Yes, I know it's taken me a while to get to writing my second update about the quilt festival in Houston. But my delay doesn't indicate in any way a lack of interest or enjoyment. Life gets busy sometimes...
Today I thought I'd write about the second class that I took while I was in Houston. This class was with instructor Melinda Bula, to make a new daisy project based on the techniques and style of her book, Cutting Garden Quilts. I'd purchased the book a while back because I thought her flowers were amazing, and I probably could have made the quilt on my own without taking the class. But you know how it is: sometimes you need a class to give yourself the opportunity to set aside time to actually work on something.
I love the cover quilt on the book. It's a coneflower. And as many of you know, that's my absolute favorite flower. Unfortunately, her one-day workshop for that quilt was already filled, so I "settled" for the daisy class. After 6 hours of class time, here's how far I got.
And here's the finished project:
As you can see, I am nowhere close to being finished. And I was probably one of the people who got the most done. It's not a difficult technique, but it is time-consuming. You have to trace the patterns onto Steam a Seam 2 (her preference), fuse that to your fabric, cut out your pieces, and then position them on your background. I'll admit that I wasn't too exacting about the process and if I went off the lines when tracing or cutting, so be it. It's organic, right? (Some people were simply unable to break from the need to draw exactly on the line and cut exactly on the line, which is why their progress was much slower).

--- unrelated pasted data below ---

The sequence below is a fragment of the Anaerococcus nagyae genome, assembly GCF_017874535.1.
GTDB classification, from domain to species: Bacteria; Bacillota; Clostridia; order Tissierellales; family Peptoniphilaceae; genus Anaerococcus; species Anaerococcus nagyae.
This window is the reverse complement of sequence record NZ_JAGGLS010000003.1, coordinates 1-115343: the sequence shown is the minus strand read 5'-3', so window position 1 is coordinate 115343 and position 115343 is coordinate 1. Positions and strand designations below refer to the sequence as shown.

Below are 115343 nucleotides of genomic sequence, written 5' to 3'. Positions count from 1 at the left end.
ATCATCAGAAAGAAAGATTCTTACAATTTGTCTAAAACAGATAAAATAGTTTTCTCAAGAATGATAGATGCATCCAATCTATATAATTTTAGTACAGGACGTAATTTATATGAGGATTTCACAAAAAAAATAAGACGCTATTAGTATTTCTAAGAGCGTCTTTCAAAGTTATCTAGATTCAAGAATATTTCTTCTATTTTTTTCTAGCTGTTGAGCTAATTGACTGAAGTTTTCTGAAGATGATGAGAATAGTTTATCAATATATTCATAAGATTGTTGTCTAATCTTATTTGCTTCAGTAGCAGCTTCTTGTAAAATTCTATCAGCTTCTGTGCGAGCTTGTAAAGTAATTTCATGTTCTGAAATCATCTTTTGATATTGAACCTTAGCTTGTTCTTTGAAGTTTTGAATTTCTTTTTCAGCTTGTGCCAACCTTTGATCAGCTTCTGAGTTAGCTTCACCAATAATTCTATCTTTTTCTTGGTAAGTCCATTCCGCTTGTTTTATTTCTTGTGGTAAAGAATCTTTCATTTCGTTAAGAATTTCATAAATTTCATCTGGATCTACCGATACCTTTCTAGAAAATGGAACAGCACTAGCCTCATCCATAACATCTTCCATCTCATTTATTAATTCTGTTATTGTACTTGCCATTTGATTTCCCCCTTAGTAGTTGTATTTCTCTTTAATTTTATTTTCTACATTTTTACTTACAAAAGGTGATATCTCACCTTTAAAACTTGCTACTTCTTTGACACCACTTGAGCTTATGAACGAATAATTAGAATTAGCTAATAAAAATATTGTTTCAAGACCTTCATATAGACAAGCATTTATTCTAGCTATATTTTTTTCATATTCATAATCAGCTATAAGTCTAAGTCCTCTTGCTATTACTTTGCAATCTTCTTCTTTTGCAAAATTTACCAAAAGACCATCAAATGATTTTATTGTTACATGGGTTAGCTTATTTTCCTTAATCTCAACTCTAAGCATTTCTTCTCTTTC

She had a beautiful grouping of her quilts there for us to see. Here's that cover one that I said I really loved (I bought a fabric kit so I can make it myself).
More images are available on my Picasa album.
What did I think of the class? My major complaint is that there weren't enough irons for a class based on fusing, and those that were provided were absolutely crummy. The Teacher's Pet for the class was able to secure additional irons for the afternoon, but it's amazing to me that the IQF staff people didn't understand that a fusing class would require more than 2 irons for 22 people! Given that this was the first time Melinda had taught this pattern (it'll be published soon), we were the guinea pigs for it and we did find a few minor errors. Hopefully she'll be able to take that feedback and incorporate it into her published product. I think it must have been a difficult class to teach because people worked a very different paces and she attempted to allow those who work quickly to continue to move along, rather than waiting for others to catch up. But I think that led to her forgetting to point out some important details along the way because she had to repeat herself to different people at different points in time and she probably couldn't remember whom she'd told what.
Overall, it was an enjoyable day spent looking at pretty quilts and making progress toward one that I'd had on my to-do list for some time.